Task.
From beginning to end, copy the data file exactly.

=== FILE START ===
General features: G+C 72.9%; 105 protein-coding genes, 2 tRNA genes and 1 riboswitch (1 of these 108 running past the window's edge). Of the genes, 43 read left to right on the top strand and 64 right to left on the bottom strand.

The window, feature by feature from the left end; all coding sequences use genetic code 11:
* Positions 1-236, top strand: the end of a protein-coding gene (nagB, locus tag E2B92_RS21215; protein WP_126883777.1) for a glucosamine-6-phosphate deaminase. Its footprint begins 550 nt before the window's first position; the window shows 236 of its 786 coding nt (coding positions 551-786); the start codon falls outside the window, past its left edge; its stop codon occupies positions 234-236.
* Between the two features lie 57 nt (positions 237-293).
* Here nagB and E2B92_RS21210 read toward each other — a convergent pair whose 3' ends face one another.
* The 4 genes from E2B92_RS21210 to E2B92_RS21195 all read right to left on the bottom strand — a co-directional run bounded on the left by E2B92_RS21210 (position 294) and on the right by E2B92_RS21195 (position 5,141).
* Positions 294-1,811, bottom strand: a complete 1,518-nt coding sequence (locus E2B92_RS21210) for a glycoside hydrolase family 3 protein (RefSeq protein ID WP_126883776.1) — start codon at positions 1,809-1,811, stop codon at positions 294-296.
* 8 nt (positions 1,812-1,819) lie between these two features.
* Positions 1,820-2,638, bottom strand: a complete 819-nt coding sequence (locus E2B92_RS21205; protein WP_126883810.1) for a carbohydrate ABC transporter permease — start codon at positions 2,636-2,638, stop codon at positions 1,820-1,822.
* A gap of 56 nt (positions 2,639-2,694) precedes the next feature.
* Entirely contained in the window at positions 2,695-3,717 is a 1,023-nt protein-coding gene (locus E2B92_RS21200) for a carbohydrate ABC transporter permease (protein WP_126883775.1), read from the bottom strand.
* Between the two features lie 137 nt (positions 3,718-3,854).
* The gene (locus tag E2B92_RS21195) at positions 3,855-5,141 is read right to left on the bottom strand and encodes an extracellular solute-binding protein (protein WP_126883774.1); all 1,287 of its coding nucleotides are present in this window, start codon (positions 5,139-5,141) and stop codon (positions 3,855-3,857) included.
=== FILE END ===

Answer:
General features: G+C 72.9%; 105 protein-coding genes, 2 tRNA genes and 1 riboswitch (1 of these 108 running past the window's edge). Of the genes, 43 read left to right on the top strand and 64 right to left on the bottom strand.

The window, feature by feature from the left end; all coding sequences use genetic code 11:
* Positions 1-236, top strand: the end of a protein-coding gene (nagB, locus tag E2B92_RS21215; protein WP_126883777.1) for a glucosamine-6-phosphate deaminase. Its footprint begins 550 nt before the window's first position; the window shows 236 of its 786 coding nt (coding positions 551-786); the start codon falls outside the window, past its left edge; its stop codon occupies positions 234-236.
* Between the two features lie 57 nt (positions 237-293).
* Here nagB and E2B92_RS21210 read toward each other — a convergent pair whose 3' ends face one another.
* The 4 genes from E2B92_RS21210 to E2B92_RS21195 all read right to left on the bottom strand — a co-directional run bounded on the left by E2B92_RS21210 (position 294) and on the right by E2B92_RS21195 (position 5,141).
* Positions 294-1,811, bottom strand: a complete 1,518-nt coding sequence (locus E2B92_RS21210) for a glycoside hydrolase family 3 protein (RefSeq protein ID WP_126883776.1) — start codon at positions 1,809-1,811, stop codon at positions 294-296.
* 8 nt (positions 1,812-1,819) lie between these two features.
* Positions 1,820-2,638, bottom strand: a complete 819-nt coding sequence (locus E2B92_RS21205; protein WP_126883810.1) for a carbohydrate ABC transporter permease — start codon at positions 2,636-2,638, stop codon at positions 1,820-1,822.
* A gap of 56 nt (positions 2,639-2,694) precedes the next feature.
* Entirely contained in the window at positions 2,695-3,717 is a 1,023-nt protein-coding gene (locus E2B92_RS21200) for a carbohydrate ABC transporter permease (protein WP_126883775.1), read from the bottom strand.
* Between the two features lie 137 nt (positions 3,718-3,854).
* The gene (locus tag E2B92_RS21195) at positions 3,855-5,141 is read right to left on the bottom strand and encodes an extracellular solute-binding protein (protein WP_126883774.1); all 1,287 of its coding nucleotides are present in this window, start codon (positions 5,139-5,141) and stop codon (positions 3,855-3,857) included.